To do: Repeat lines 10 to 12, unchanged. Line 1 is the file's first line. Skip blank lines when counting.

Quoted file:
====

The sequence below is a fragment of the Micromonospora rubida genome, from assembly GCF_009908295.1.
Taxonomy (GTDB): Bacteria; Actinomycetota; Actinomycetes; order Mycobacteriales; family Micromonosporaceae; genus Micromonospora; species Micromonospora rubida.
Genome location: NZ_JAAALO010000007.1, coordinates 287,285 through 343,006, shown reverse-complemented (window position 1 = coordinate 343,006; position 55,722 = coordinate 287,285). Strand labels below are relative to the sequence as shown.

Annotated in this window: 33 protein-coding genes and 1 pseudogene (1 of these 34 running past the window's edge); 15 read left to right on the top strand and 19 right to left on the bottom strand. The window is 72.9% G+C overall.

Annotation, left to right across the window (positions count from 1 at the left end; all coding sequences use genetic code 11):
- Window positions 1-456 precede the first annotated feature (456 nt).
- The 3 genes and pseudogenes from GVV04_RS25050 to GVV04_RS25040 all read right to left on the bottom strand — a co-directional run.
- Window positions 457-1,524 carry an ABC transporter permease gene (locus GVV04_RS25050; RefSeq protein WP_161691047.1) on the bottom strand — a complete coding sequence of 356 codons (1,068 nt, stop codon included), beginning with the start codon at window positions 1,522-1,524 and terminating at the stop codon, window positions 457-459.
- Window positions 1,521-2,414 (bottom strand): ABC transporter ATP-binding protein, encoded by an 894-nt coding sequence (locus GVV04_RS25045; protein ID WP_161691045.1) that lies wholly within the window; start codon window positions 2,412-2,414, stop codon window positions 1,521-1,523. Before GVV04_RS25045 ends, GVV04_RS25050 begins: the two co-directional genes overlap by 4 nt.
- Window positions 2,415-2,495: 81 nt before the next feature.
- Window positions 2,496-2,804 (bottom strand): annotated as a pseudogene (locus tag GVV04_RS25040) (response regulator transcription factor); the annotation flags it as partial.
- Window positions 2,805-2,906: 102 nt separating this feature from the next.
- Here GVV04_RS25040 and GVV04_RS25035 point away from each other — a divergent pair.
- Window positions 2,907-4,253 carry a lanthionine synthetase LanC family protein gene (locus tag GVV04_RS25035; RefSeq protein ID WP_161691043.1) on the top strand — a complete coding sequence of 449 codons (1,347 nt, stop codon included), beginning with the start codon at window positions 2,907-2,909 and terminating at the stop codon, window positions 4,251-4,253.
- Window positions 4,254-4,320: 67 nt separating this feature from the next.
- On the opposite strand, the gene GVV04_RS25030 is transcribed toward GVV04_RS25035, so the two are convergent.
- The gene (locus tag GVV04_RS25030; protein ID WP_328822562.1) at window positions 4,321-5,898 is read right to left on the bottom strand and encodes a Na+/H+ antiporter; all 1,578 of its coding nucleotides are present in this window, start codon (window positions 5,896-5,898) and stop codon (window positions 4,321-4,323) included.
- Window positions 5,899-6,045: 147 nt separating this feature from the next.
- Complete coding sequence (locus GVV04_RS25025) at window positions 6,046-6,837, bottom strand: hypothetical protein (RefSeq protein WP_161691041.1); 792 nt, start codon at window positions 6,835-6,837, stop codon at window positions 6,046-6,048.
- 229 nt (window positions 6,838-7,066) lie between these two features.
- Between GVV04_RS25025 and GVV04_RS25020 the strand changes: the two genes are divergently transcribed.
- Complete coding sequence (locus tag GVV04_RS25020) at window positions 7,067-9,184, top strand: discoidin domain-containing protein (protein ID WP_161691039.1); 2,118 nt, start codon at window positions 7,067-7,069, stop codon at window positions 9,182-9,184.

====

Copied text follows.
- Window positions 2,415-2,495: 81 nt before the next feature.
- Window positions 2,496-2,804 (bottom strand): annotated as a pseudogene (locus tag GVV04_RS25040) (response regulator transcription factor); the annotation flags it as partial.
- Window positions 2,805-2,906: 102 nt separating this feature from the next.